[Tribeca Festival] FAMILY DINNER Review - Dieting Becomes a Grim Endurance Test

Justin Lockwood says Family Dinner maintains a grim tone, but it’s a fun and schlocky film.


Pia Hierzegger and Nina Katlein star in German writer and director Peter Hengl's feature film debut FAMILY DINNER (2022) which world premiered at the 2022 Tribeca Festival.
Courtesy of Fons PR

In his feature film debut, Family Dinner, German writer and director Peter Hengl’s narrative could be interpreted as a modern-day gloss on the famous story “Hansel and Gretel” from Grimm's Fairy Tales (1812). It centers on a girl (Nina Katlein) and a boy (Alexander Sladek) who come to suspect that they’re in the clutches of a hungry witch (Pia Hierzegger). The setting and inclusion of weight loss anxieties make for an involving and unsettling spin on the narrative.


Simi (Katlein) is visiting her Aunt Claudia (Hierzegger), a famous cookbook author, for the week leading up to Easter. Simi’s hidden agenda, she is determined to lose weight through her aunt’s patented advice. So devoted to this goal, she puts up with the off-putting family dynamics among Claudia, her husband Stefan (Michael Pink), and cousin Filip (Sladek).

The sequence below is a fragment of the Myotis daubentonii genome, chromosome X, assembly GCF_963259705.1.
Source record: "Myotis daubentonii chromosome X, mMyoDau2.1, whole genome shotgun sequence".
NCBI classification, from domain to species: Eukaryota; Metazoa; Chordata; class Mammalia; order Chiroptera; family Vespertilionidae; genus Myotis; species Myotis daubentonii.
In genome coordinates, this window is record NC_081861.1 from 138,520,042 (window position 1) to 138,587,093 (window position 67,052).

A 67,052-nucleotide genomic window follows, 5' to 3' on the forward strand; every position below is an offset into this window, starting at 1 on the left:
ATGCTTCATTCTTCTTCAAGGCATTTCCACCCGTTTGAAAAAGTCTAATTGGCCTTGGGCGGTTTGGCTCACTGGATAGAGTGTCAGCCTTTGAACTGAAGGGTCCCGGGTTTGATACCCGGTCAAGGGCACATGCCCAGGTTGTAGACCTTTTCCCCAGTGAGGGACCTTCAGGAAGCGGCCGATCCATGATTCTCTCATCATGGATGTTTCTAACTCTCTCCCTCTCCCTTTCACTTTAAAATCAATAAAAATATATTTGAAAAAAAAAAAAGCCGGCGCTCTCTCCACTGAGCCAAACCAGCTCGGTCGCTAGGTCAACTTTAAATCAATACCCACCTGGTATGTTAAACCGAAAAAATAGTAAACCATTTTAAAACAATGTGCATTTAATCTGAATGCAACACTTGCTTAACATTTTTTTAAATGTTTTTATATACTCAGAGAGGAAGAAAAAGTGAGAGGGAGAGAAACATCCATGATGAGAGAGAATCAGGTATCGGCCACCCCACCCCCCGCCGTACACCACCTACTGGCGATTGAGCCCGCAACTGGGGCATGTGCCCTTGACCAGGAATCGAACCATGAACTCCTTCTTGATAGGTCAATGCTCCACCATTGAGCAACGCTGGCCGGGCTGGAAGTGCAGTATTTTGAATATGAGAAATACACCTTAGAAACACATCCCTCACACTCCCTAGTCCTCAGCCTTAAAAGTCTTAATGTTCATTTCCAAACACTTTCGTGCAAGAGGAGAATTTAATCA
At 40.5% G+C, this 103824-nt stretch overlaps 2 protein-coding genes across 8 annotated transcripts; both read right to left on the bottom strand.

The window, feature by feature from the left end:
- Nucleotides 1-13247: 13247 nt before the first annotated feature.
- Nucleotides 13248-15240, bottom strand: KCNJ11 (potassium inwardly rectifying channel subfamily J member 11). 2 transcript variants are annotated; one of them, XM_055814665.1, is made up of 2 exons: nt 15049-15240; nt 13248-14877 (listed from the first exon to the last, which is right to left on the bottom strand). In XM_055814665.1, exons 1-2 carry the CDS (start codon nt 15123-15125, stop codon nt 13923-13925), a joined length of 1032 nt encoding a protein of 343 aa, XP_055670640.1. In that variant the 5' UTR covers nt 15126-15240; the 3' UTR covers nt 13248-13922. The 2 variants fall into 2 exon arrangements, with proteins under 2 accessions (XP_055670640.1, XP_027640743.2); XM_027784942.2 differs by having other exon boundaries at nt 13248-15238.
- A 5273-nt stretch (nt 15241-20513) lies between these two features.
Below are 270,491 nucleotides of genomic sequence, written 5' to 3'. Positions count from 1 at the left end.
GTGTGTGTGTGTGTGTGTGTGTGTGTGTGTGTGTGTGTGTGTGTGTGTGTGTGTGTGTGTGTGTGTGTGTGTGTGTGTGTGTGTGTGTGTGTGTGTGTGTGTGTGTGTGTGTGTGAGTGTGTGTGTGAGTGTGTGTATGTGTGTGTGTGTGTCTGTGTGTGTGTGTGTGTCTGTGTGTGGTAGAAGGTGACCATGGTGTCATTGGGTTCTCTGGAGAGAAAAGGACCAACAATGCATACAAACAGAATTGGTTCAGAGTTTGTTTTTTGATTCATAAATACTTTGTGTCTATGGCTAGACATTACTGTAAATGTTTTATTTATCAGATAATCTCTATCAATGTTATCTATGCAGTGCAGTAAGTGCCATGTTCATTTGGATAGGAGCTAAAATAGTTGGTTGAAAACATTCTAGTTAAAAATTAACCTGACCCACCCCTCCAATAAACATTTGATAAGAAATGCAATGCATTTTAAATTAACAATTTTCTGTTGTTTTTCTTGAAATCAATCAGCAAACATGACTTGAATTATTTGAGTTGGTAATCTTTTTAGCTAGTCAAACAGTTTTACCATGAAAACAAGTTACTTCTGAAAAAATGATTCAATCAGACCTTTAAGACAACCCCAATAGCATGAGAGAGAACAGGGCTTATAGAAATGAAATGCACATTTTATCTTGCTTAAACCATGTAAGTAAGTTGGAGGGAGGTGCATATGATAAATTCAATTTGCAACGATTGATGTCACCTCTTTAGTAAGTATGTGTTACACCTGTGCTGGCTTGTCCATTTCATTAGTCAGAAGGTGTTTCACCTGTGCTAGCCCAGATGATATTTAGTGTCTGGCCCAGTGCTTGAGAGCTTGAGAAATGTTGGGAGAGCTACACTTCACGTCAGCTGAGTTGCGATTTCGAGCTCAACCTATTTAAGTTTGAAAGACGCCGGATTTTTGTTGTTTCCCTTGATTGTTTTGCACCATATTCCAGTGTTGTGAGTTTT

Simi is told that she can’t stay for Easter because the family will be enjoying a private dinner. However, Claudia changes her mind after taking her niece on as a “pupil” in a bizarre and extreme starvation diet. The sound design underscores this ordeal with audible grumbling from poor Simi’s stomach. As the days wear on, Simi comes to suspect that her aunt is working on something more sinister than a new book.


Katlein is a strong and believable lead, fully embodying Simi's suffering in her quest to lose weight. Hierzegger is perfectly cast as the insinuating and sinister Aunt Claudia. Sladek is also strong in a compellingly strange performance reminiscent of Kodi Smit McPhee’s turn in The Power of the Dog (2021). At first, the excessively spoiled Filip comes off like Mommy’s Little Incel, but he emerges as something altogether more tragic.


Family Dinner maintains a grim tone, but it’s a fun and schlocky film. The closing credits song, “A Formidable Marinade” by Mikelangelo and the Black Sea Gentlemen, reveals that the filmmakers are in on the joke with its tongue-in-cheek chorus, “Sodomy is not just for animals. Human flesh is not just for cannibals.” The body image subtext is deployed just enough to be effective but not overdone. A brief conversation between Filip and Simi questioning her determination to lose weight reveals a fresh point of view without taking over the story. Family Dinner is never heavy-handed, just creepy and enjoyably twisted.


Family Dinner premiered at the Tribeca Festival on June 10, 2022.


 



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